20 LOICZ budget workshops to date
September 1995—Guidelines Development (Halifax, Canada) December 1995—Introduce guidelines to SWOL (Penang, Malaysia) October 1996—LOICZ/JGOFS Continental Margins (Lagos, Nigeria) June 1997—Mexico lagoons (Ensenada, Mexico) October 1997—LOICZ/JGOFS Continental Margins (Texel, The Netherlands)

21 LOICZ budget workshops, cont.
October 1998—Australasia estuaries (Canberra, Australia) January 1999—Mexico, C. America lagoons II (Merida, Mexico) July 1999—South China Sea estuaries (Manila, Philippines) November 1999—South America estuaries (Bahia Blanca, Argentina) February 2000—South Asia estuaries (Goa, India)

22 The Global Environment Facility (GEF) of the United Nations Environment Programme (UNEP) has funded LOICZ to conduct a series of local budget, regional typology and global synthesis workshops.

23 LOICZ-UNEP/GEF Tentative Workshop Schedule
July Budget--South China Sea; November Budget--South America; February Budget--South Asia; June Budget--East Asia; September Budget—Africa. November Regional—Asia; March Regional—Americas; May Regional—Africa/Europe. November Global Synthesis. One more, as needed.

24 LOICZ Biogeochemical Modelling Web Page



27 Preliminary Budgeting Results

28 LOICZ Budget Sites to Date
>100 sites so far; > 200 sites desired.

29 Latitude, Longitude of Budget Sites
Present site distribution Poor cover at high latitudes (N & S). Poor cover from 10N to 15S. Poor cover in Africa. S. Asia sites not yet posted.

30 Nutrient Load v Latitude
Load variation most obvious with DIP. High loads near 15N are in SE Asia. High loads near 30S are in Australia

31 Internal Nutrient Flux v Latitude
DIP response to load may differ in the N and S hemispheres. DIN response to load seems weaker than DDIP.

32 DIP, DDIN v DIP Load DIP and DDIN both increase (+ or -) at high DIP loads. Responses more prominent for DIP than for DIN.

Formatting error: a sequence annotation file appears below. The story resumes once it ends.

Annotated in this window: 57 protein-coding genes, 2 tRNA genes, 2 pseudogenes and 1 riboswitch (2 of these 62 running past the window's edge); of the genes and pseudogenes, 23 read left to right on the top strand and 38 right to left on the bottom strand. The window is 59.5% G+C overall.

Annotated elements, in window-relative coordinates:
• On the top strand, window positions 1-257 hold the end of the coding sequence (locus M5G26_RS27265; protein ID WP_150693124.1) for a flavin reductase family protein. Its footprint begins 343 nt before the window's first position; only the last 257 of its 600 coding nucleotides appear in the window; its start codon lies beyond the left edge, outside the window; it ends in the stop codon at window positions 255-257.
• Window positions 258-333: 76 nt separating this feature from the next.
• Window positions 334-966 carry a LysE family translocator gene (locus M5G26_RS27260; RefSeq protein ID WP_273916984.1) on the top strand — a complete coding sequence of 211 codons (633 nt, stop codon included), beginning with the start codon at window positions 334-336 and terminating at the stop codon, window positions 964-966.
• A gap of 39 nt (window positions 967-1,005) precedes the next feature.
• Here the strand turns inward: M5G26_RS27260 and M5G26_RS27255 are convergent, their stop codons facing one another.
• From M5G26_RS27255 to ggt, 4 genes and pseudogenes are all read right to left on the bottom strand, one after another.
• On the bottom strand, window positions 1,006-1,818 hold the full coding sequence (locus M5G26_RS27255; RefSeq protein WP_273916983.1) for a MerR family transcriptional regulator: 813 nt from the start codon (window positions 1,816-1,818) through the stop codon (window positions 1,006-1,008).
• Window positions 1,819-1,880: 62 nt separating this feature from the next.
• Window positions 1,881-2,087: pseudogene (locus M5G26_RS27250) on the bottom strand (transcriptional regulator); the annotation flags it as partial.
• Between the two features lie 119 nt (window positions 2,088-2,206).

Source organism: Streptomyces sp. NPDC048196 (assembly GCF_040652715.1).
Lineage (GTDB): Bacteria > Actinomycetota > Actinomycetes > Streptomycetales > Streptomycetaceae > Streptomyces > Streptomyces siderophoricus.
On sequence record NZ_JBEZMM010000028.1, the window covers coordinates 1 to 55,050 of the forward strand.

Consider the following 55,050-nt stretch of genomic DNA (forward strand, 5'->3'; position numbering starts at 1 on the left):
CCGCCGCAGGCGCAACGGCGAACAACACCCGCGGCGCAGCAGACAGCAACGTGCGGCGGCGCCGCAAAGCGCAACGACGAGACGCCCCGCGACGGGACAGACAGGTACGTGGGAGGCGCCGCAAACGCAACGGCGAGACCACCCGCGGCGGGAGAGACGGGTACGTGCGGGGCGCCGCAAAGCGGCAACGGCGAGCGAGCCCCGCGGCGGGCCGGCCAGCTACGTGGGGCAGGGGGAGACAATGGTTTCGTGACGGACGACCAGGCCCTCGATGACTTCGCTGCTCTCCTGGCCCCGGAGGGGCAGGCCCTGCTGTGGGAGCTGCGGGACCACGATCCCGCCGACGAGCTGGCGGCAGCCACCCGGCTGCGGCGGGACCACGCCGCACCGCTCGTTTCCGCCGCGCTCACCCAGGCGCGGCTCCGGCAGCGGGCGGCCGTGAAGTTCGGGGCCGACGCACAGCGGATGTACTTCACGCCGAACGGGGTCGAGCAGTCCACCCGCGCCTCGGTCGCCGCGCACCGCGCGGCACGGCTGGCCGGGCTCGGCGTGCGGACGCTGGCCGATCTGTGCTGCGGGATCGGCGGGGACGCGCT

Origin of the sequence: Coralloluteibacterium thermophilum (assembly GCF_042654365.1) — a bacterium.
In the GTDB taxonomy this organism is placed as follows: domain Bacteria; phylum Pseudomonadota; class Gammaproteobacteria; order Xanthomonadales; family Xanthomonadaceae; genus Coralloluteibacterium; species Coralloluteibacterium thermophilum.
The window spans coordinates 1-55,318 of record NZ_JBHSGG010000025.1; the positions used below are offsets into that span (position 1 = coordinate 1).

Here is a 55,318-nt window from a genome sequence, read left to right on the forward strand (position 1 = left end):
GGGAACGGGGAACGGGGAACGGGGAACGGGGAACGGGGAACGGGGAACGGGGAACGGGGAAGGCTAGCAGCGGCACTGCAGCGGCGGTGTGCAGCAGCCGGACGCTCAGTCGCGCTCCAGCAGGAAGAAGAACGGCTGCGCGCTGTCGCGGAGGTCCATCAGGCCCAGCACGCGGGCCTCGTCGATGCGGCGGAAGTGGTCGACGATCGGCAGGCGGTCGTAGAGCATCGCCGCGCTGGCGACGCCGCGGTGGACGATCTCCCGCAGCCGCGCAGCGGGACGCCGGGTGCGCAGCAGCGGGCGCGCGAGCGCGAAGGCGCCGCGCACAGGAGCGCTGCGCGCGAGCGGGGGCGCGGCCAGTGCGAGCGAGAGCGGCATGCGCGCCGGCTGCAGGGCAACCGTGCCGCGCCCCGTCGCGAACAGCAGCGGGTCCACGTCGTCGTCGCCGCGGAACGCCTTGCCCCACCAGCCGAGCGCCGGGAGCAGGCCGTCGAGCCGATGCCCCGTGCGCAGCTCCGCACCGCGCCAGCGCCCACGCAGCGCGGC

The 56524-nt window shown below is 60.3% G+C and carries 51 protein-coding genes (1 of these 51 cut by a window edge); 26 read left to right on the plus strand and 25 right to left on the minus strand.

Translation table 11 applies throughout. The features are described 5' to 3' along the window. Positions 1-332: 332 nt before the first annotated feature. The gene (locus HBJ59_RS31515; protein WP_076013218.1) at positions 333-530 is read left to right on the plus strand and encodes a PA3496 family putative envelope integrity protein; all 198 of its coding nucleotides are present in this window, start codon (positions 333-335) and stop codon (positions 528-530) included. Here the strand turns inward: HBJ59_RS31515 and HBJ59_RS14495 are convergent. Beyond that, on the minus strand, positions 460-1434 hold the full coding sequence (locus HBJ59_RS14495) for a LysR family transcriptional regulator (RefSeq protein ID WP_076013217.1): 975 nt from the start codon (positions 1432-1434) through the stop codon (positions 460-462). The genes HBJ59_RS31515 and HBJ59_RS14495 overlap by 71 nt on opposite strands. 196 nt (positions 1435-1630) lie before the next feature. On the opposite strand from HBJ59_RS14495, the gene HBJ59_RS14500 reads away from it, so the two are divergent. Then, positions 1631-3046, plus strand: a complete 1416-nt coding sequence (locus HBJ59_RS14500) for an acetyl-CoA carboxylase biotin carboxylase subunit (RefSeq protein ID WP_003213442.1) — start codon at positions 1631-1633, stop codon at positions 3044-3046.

33 DIP, DDIN v DIN Load No clear effect of DIN load on DDIP.
DIN appears to become negative at high DIN load.

34 Net Ecosystem Metabolism (production – respiration)
Remember: Rates are apparent, based on stoichiometric assumptions. No clear overall trend; most values cluster near 0. Extreme values (beyond  10) are questionable.

35 (Nitrogen Fixation – Denitrification)
Although values cluster near 0, clear dominance of apparent denitrification. Apparent N fixation >5 seems too high.

36 Some Cautionary Notes Individual budgets may suffer from data quality or other analytical problems. Stoichiometry is “apparent,” and not always reliable. Simple averaging of budgets is not a legitimate estimate of global average performance; the coastal zone is too heterogeneous and sampling is too biased for such averaging. Also, system size, or relative geographic importance, not accounted for in simple averaging. “Upscaling” must take these factors into account.

37 Introduction to Typology
DEFINITION Typology: The study of types, as in systematic classification.

38 e. g., N. American Budget Sites and River Flow
There are many considerations in developing a “coastal zone typology.” e. g., N. American Budget Sites and River Flow It is important to relate sites to characteristics of freshwater inflow. Most of coastline characterized by small coastal watersheds.

39 Natural and Anthropogenic Controls on Fluxes to the Ocean
What is carried in river inflow, and why? Other Factors Population density; Economic drivers; Fertilizer use; Atmospheric deposition; Et cetera. Land use, vegetation type, and budget sites

40 Statistical Clustering of “Types” in the Global Coastal Zone

41 Example of newly developed statistical clustering techniques Australasia—10 Clusters
Distinguish separate clusters OR Emphasize similar clusters

42 What is the link between typology and the budgets?
How do budget characteristics conform with clusters? and compare with Budget Sites We tune the with Expert typology Similar clusters

43 Conclusions and Comments about Budgeting and Typology
We are accumulating coverage of global CNP fluxes in much of the coastal zone. Some trends are beginning to emerge. Extrapolating from individual budget sites to the “global coastal zone” remains a challenge. This extrapolation is being approached via a “global typology.” Natural influences and human dimension must be addressed by both budgets and typology.

44 Need help or advice about biogeochemical budgeting or setting up a budgeting workshop?
Stephen Smith Fred Wulff Vilma Dupra Dennis Swaney Victor Camacho  Malou McGlone  Laura David LOICZ International Project Office  Biogeochemical Modeling Web Page

45 Thank you!